Wednesday, February 27, 2013
A coalition of groups ranging from the American Civil Liberties Union to the Black Political Empowerment Project today called for community input in the search for a new police chief and the qualities/agenda he or she should possess.
"This is a healing moment," said Tim Stevens, executive director of B-PEP, citing recent turmoil in the department as the result of a federal investigation into potentially fraudulent spending accounts. "This is an opportunity for us to move forward and hopefully create a future with regard to police-community relations that will hopefully be at a level we've never seen before."
Vic Walczak, legal director of ACLU-PA, said it was time to address leadership failures in the bureau that has led to high-profile incidents involving police officers — such as using plainclothes details known as "99 cars;" five off-duty officers shooting at a fleeing vehicle in the South Side; the beating of Homewood teenager Jordan Miles and other "countless crazy off-duty behavior."
"The worst part is not these incidents occurred," Walczak said. "But who's taking responsibility — not only for the incidents but standing up to say they won't happen again?"
Walczak said the ACLU and community groups were calling on Mayor Luke Ravenstahl and mayoral candidates Bill Peduto and Michael Lamb to pledge to comply with bureau management guidelines contained in the 1997 consent decree that led to federal oversight of the department until 2002; and pledge to diversify the force by race and gender.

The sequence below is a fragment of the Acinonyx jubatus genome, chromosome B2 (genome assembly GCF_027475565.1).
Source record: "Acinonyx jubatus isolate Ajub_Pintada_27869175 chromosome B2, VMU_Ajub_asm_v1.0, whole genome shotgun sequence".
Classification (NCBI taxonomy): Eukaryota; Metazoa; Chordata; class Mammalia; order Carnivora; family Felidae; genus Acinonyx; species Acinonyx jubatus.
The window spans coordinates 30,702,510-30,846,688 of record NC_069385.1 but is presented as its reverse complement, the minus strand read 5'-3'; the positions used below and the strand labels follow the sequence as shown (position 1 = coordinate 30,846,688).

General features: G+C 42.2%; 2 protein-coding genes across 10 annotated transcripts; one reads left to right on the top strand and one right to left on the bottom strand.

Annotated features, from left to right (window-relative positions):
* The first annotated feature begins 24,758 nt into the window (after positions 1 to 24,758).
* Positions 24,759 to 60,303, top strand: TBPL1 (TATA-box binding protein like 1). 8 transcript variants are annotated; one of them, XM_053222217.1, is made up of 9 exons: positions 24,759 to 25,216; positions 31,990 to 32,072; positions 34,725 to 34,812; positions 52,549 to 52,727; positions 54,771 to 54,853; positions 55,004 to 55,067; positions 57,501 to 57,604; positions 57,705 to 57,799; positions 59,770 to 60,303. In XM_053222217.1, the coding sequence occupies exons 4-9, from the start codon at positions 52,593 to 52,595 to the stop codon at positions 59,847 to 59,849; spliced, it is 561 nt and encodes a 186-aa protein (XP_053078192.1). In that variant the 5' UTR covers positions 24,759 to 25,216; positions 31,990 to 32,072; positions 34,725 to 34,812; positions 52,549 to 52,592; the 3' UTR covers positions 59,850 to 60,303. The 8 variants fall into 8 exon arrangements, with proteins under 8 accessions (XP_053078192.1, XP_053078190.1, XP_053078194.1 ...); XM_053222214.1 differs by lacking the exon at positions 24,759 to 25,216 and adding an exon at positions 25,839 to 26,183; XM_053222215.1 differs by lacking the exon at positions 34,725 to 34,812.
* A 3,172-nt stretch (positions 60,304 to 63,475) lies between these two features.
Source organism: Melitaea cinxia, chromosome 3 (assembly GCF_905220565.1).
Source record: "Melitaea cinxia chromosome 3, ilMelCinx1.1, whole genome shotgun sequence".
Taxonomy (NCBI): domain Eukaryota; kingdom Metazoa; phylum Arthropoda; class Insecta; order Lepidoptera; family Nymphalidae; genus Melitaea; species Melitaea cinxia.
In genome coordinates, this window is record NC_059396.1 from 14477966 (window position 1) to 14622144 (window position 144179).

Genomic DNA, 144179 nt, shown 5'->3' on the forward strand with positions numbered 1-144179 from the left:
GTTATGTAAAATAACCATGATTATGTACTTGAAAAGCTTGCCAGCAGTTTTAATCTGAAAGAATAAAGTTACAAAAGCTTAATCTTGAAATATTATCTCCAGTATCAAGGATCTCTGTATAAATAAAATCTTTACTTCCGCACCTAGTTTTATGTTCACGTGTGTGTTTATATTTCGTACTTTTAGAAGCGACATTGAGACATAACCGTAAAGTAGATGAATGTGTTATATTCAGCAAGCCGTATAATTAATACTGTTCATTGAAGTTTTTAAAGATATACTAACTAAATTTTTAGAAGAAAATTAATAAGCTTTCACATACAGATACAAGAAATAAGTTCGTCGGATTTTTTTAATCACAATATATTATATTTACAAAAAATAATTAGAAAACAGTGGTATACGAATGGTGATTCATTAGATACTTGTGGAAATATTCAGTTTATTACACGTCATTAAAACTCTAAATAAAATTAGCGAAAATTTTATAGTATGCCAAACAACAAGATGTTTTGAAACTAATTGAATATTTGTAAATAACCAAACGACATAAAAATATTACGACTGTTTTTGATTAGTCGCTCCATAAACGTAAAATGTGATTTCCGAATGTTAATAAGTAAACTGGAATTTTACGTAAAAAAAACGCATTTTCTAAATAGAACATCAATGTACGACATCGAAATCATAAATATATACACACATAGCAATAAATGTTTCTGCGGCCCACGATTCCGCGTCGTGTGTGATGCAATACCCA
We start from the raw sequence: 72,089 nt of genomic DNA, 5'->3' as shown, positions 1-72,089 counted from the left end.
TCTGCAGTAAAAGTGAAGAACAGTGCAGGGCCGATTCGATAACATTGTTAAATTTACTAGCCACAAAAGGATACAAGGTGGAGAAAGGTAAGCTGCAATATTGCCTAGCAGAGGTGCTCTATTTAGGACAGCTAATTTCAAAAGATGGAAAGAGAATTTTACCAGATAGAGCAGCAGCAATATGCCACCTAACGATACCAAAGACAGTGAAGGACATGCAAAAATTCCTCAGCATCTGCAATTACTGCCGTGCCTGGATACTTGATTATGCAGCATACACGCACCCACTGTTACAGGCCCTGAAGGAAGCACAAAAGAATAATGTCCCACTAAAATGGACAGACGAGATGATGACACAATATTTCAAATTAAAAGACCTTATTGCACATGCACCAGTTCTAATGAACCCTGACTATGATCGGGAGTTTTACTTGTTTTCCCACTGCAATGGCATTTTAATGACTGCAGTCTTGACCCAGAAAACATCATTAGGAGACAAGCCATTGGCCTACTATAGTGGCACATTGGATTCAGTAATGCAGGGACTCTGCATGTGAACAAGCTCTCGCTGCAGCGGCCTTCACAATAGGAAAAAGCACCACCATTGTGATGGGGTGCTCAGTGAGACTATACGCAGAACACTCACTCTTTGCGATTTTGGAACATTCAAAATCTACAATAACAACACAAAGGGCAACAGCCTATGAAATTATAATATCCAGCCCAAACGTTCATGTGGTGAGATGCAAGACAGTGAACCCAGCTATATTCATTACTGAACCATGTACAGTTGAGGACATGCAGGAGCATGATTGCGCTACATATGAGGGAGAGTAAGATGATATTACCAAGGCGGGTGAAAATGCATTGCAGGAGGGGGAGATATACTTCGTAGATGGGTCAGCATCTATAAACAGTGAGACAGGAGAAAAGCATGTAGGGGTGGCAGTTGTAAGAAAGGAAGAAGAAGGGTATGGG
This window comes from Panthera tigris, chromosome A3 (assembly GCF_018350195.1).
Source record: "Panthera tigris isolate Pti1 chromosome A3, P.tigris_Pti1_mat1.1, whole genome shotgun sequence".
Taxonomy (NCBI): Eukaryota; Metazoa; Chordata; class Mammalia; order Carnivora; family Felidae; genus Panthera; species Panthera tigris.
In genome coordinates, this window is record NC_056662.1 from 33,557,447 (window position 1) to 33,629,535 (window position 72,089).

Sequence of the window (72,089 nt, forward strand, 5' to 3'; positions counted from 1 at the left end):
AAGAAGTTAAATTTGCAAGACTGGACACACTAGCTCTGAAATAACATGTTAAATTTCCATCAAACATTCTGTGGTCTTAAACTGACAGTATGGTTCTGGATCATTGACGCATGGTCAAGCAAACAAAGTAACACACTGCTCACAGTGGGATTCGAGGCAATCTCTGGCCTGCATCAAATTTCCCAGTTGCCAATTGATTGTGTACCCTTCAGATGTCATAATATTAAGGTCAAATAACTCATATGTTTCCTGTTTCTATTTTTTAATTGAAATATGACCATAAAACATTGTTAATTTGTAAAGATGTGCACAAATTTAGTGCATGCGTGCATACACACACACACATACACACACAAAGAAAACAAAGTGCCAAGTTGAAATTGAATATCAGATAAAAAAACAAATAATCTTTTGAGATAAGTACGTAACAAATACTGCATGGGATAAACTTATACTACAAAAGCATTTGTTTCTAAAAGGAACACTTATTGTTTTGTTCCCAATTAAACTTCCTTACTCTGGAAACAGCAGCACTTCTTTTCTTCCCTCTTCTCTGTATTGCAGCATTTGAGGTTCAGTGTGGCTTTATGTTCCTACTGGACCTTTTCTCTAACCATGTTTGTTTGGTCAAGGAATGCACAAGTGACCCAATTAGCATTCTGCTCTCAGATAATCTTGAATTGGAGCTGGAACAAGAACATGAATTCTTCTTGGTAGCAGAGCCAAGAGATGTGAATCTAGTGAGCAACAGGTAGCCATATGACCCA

"The police are becoming increasingly white and increasingly male," Walczak warned. But he said the ACLU "wasn't quite there" in taking the city back to court which led to the former consent decree.
Hazel Blackman, regional council member with Action United, said the lack of diversity leads to distrust within the black community. "We feel targeted because of the color of our skin," she says. "We have a problem of a trust."
The groups invited Ravenstahl, Peduto, Lamb and the public to participate in a public hearing on the matter that they say is scheduled for next Wednesday at 1 p.m. (though the meeting hasn't been confirmed yet by the City Clerk's office.)
Ravenstahl appointed Regina McDonald as interim chief, and said at a press conference last week he would not be looking within the current department for a replacement.
City councilor Ricky Burgess, who also spoke at the press conference, said he would not confirm any appointment that came from within the department. Burgess said he would be looking at a chief's specific attributes and administrative agenda for whether they were qualified and would improve relations within the community.
"The best way to improve public safety," he said, "is to improve community confidence."